Well if you didn’t know that I can see beauty in buildings, you would definitely know it now. Mombasa, an absolutely beautiful port city with architecture so distinctive you can read it, was the highlight of my mini-vacation to the coast. That’s right, what is a perfectly endless, gorgeous, naturally white sand beach, when you can walk history? The city is a puzzle of traditional and modern African styled buildings, mixed with Colonial and Arabic influences. A coastal town, with beautiful views of the Indian Ocean, Mombasa hosts the largest port in East Africa. It feels more laid back than busy and impersonal Nairobi, a 7 hour bus ride North-West, and I like it.
One thing did remind me of Nairobi though, or its nickname Nairobbery to be more exact. During our briefing months ago, we were warned about those who would try and steal necklaces as you walk down the street or from an open car window. Well, I forgot to take mine off one day and we three of us were walking down the street single-file, trying to avoid a garbage truck, when all of a sudden, a strong pressure took me from the side – the back of my shoulder and neck – in such a way I felt certain I was being guided, taken somewhere I knew I didn’t want to go. My initial reaction, most of you can probably guess, was to make a lot of noise and throw my arms defensively up and at the back of my head. I guess it worked (thanks to fencing where one is trained to respond quickly, or more likely to the football tackles of a brother) and I managed to keep my necklace. It was a little frightening how fast it all happened, and how quickly the perpetrator got away. Perhaps this is the one time I could be thankful for the high humidity. It may likely have been that my neck too slippery for the thin chain to be grasped. Did I mention Mombasa is humid? I meant it. Thank you sultry, muggy, oh-too-humid Mombasa climate.
That being said, most people are kind and take the time to share their stories and teach about what crazy fruit you’re looking at and how to eat it.Jack fruit is the watermelon looking shape with spikes behind where this man is sitting. I have never seen jack fruit other than from a can (and no, definitely not from my mother – we don’t eat canned fruit at home). This spikey watermelon? Not at all how I imagined the fruit to grow.
Passion fruit is fun to eat. When opening passion fruit, you have to squeeze until the outer shell just starts to snap, and then you pull it open into two halves. A word to the wise, don’t squeeze the passion fruit in the direction of someone else. They may not appreciate wearing fruit the rest of the day, not that I did this to anyone, on purpose.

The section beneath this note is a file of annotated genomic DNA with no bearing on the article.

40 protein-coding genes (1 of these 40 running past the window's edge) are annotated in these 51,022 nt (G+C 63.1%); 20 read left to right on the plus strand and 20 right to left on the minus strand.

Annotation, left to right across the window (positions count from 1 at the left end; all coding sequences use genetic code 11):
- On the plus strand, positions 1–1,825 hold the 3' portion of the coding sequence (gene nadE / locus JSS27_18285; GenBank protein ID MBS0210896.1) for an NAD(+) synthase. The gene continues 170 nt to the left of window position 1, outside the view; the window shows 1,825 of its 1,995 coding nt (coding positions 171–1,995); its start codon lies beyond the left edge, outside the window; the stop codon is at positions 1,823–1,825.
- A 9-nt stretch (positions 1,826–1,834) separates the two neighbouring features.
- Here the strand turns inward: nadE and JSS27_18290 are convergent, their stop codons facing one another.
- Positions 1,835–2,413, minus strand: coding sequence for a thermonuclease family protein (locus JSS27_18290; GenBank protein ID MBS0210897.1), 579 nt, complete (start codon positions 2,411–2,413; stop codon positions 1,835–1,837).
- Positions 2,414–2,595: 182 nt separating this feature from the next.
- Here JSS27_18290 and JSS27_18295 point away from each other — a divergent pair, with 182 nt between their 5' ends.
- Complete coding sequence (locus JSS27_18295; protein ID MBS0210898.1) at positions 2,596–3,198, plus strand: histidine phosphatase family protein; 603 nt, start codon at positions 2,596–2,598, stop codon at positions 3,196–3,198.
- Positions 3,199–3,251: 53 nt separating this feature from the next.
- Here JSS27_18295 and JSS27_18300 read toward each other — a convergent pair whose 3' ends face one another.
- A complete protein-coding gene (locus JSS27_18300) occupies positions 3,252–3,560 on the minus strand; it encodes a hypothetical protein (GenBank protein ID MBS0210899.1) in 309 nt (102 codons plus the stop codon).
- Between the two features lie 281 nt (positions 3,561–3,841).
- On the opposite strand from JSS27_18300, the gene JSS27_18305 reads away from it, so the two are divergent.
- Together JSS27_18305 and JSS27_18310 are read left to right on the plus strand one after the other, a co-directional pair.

Walking through Fort Jesus, an old Portuguese fort to facilitate the transport of spices on their ships, instead of paying the middlemen in the trade route through the Middle East and Mediterranean, was quite the experience. Over the history of the Fort, it also transported slaves and served as a jail. Hands down the best tour guide I will find in Africa! A living fact-book, he walked us through the Fort, revealing the ways in which you can see the imprint of different controlling powers. The Fort changed hands at least nine times, including those of the Portuguese sailors, Omani soldiers and Sawhili rebellions, before ending up in the power of the British.
Passing some of the Arabic editions to the Fort we see the most beautifully detailed doors decorated in symbols harmony and peace among others, and were given some jasmine flowers. Their scent was much nicer than I anticipated; not too sweet.
With 3 wheels they have a 3 passengers maximum and wind in and out of the traffic where the can. This sign serves to remind that while at shopping malls, tuk tuks cannot go where shopping carts are meant to be.
It was nice to get out of Nairobi. I went with a Canadian, German, Swede and some Italians and French. Nairobi really is the hub of expatriates. Sometimes it seems quite unusual because I have met more expats from other countries than Kenyans. I suppose it also has to do with the areas we are living in, where we eat, and work, etc. That being said, this weekend we embraced our identity as true foreigners and spent most of the time on Diani beach, in the Indian Ocean, on a day trip to Wasini Island where we watched dolphins, snorkeled (the stingrays were my favourite part), saw a really interesting coral and mangrove park that only gets flooded during half and full moons, and had to crack open our own crabs for dinner. Of course I would have photos of the time we spent at Ali Barbour’s and then at the 40 Thieves (great restaurant names) and all the camels that parade by on the beach but my camera had stopped working. So sad, but much to my surprise, it decided to work perfectly again after being back in Nairobi for a day. So happy! Also, let me just say, I was the only one who managed 4 days in the intense tropical sun without getting a burn! I do believe I have finally mastered the trick of sunscreen.
Returning to Nairobi was bittersweet. While most people mourned that the sand was far behind us, I rejoiced in returning to a climate much more to my taste. Less sticky.
Nairobi was bustling with activity when our bus arrived. Quite unexpected for a Sunday, especially when security had stepped up all around the city. You can ask any Kenyan their perspective about what is happening on the Kenya-Somalia border; everyone has an opinion. Every time I see the newspapers I am reminded that it’s quite an interesting time to be here. However, even in light of this, I was still glad to come back to Nairobi, higher elevation, and cooler temperatures. I can only handle the humidity – constant stickiness, continuous utilization of my handkerchief, sand in my hair, and salt water showers for so long. I can’t help but acknowledge, when in relation to other African experiences, Nairobi has spoiled me.